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of the Month

September 15
New reviews in
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Illustrated Corner,
Odds & Ends and
Voices From the Past

September 1, 2020
Updated Convention Listings

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Ask Baba Yaga
By: Taisia Kitaiskaia
Andrews McMeel Publishing, $14.99, 141pp
Published: September 2017

“Ask Baba Yaga” is filled with questions from those who seek mystical advice and answers from the age old witch Baba Yaga.

In Slavic folklore, Baba Yaga is a supernatural being who appears as a deformed or ferocious-looking old woman. In Russian fairy tales, Baba Yaga flies around in a mortar, wields a pestle and dwells deep in the forest in a hut usually described as standing on chicken legs. As ambiguous as she is hideous, Baba Yaga is an anomaly – both a maternal, mother-nature figure and an evil villain who enjoys eating those who fail to complete her tasks. Though the origins of her name are as unclear as her purpose tends to be, it is believed that baba means something akin to “old woman” or “grandmother”, while yaga has conflicting theories of meaning ranging from “snake” to “wicked.” Regardless, even Baba Yaga’s name emphasizes the strangeness of her person, making her an interesting character to decipher.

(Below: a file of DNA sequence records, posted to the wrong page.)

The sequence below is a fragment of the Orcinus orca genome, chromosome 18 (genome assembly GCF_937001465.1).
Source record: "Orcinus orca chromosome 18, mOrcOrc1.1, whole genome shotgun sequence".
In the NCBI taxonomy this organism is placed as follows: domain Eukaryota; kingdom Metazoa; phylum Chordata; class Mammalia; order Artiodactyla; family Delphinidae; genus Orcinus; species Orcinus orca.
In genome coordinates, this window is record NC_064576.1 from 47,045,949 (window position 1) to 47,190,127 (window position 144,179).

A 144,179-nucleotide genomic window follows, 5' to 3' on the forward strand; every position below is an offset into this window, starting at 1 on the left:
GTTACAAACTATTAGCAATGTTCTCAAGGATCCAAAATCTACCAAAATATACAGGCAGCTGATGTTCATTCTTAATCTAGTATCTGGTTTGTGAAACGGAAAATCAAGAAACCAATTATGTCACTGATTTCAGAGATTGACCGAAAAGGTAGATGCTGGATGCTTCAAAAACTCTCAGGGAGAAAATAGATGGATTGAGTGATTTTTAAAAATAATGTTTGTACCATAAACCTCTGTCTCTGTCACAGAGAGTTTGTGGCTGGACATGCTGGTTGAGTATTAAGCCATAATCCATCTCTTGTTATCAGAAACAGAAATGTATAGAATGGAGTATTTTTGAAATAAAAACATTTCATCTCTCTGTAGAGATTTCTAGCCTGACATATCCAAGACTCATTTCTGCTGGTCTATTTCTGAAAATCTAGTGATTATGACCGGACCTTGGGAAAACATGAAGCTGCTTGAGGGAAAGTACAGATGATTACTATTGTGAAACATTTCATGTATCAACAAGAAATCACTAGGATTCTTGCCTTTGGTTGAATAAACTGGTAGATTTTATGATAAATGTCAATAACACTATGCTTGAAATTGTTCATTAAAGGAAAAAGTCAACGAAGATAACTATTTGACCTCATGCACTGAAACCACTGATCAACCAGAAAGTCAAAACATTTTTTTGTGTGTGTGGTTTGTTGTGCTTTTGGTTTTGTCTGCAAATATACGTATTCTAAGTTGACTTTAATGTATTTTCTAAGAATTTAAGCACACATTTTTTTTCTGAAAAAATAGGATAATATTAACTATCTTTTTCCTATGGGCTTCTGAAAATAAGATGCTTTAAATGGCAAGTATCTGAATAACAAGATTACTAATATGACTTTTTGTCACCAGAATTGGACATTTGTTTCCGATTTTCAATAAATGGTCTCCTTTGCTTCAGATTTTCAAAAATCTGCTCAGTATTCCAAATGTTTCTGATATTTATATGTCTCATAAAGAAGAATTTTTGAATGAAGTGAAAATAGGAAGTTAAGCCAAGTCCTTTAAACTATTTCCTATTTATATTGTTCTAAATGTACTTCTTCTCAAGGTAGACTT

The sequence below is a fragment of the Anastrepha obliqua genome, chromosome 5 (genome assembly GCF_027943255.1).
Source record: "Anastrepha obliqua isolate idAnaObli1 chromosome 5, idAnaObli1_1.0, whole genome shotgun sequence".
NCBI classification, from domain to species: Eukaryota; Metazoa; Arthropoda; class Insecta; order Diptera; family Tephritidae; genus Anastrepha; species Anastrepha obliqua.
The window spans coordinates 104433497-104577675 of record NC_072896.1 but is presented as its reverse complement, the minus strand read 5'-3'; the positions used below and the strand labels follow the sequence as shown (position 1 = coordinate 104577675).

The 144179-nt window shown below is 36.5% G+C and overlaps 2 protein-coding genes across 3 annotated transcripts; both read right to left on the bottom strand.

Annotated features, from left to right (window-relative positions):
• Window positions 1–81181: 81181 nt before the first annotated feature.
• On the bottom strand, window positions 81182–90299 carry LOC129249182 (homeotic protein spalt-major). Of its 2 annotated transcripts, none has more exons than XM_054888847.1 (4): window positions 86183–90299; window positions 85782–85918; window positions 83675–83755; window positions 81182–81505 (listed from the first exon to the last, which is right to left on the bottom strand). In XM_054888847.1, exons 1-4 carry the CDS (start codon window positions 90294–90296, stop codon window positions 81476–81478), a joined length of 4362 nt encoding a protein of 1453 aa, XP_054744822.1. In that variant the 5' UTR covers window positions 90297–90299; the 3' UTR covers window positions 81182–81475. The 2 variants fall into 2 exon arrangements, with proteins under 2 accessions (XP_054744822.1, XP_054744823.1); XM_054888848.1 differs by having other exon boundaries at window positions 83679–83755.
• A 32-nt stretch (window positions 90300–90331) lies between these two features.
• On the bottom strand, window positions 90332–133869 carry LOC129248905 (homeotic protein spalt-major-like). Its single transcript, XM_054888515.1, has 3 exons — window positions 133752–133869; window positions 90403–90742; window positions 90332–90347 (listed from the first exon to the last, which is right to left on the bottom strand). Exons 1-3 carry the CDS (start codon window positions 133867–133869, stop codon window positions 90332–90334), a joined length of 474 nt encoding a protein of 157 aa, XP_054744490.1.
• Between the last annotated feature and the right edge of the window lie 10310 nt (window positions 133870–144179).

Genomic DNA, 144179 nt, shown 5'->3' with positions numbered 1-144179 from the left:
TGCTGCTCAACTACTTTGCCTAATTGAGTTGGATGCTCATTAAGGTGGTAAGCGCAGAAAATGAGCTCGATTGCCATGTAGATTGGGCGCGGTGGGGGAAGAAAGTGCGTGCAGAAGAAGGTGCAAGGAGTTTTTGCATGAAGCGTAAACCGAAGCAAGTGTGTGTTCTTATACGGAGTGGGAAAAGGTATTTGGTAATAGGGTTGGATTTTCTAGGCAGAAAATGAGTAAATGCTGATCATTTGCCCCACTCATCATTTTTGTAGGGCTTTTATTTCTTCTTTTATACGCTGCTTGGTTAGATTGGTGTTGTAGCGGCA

The book is a compilation of the most interesting, odd and sometimes funny questions and answers gathered from the days when Taisia wrote an advice column for the woman's website, The Hairpin; while communing with Baba Yaga for the answers.

As the author states in her forward, "Indifferent and immortal, Baba offers no comforting pats on the back. But she can extend--with her gnarled. clawed hand--a glowing skull lantern. If you keep your nerve, that eerie light might just guide you through."

The questions asked can be poignant, thoughtful, humorous and sometimes sad, and Baba's answers can be hard, honest wisdom for some:

Dear Baba Yaga,

I think I must crave male attention too much. I fear that, without it, I would feel invisible.


When you seek others this way, you are invisible nonetheless. Yr shawl is covered in mirrors in which others admire themselves; this is why they greet you so passionately. It is good to be seen, but it is better to see. Find a being to look hard into, & you will see yrself and what is more than you.

It was interesting to see how Baba addressed those seeking advice in contemporary life with old-school skewed wisdom: sometimes harsh and direct, sometimes softly veiled, but always full of honesty as only Baba Yaga knows how to deliver.

I enjoyed this little book. Aside from the advice, the book is sprinkled with lovely folk style illustrations by Brenna Thummler.

Be careful of what you request of Baba Yaga, for she does not sugarcoat the wisdom she imparts, nor does she always give you the answers you desire to hear. ~~ Dee Astell

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